ANNOUNCED AS TEMPORARYNo
On 11 June 2014, the European Commission allowed Czech authorities for a scheme supporting the production of electricity from renewable energy sources. The scheme is implemented in the form of feed-in tariffs (i.e. mandatory purchase prices) and green bonuses.
The beneficiaries of the state aid include all operators of electricity production plants which have a hydropower, wind, solar, biomass, biogas or geothermal source. Also, the measure concerns only renewable electrictity installations put into place since the 1 January 2013. The end of the aid depends on the type of the energy source and lasts up until the end of 2015.
The expected budget for 2014 circulates at EUR 91 million. It will be partially financed directly from the state budget, while the rest of the financing is provided through 'a special levy imposed on customers of transmission and distribution of electricity services' (para. 34, letter from the EC to the Czech Republic, Brussels 11.6.2014). It 'is charged on electricity consumers per each MWh of electricity consumed and constitutes a fix price component, irrespective of the actual amount of electricity consumed' (para. 35).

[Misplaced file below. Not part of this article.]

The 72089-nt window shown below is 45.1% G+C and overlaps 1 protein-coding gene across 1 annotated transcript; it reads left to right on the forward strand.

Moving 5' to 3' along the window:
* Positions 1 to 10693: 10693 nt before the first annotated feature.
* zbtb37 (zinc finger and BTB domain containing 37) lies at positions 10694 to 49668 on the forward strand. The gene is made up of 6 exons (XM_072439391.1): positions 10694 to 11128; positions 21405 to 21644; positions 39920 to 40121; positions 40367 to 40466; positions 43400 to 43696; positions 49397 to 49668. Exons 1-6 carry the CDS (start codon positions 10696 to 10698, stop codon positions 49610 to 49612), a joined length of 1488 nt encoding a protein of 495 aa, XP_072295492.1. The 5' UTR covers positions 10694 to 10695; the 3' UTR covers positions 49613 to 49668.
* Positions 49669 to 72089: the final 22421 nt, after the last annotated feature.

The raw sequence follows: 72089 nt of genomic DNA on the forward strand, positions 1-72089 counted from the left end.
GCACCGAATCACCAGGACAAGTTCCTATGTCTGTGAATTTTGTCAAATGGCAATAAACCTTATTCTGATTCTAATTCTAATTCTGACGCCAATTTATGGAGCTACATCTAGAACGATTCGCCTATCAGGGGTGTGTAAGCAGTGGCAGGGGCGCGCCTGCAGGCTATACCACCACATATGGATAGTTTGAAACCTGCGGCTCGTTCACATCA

As the Commission pointed out, 'granting of aid to the Czech producers of renewable electricity strengthens their position on the relevant market vis-ŕ-vis other electricity producers, including from other countries of the European Economic Area (EEA). As there is cross-border trade of electricity, the measure affects trading and competition conditions on electricity markets across EEA.' (para. 57)
A state measure in the GTA database is assessed solely in terms of the extent to which its implementation affects the extent of discrimination against foreign commercial interests. On this metric, the state aid proposed here is discriminatory.
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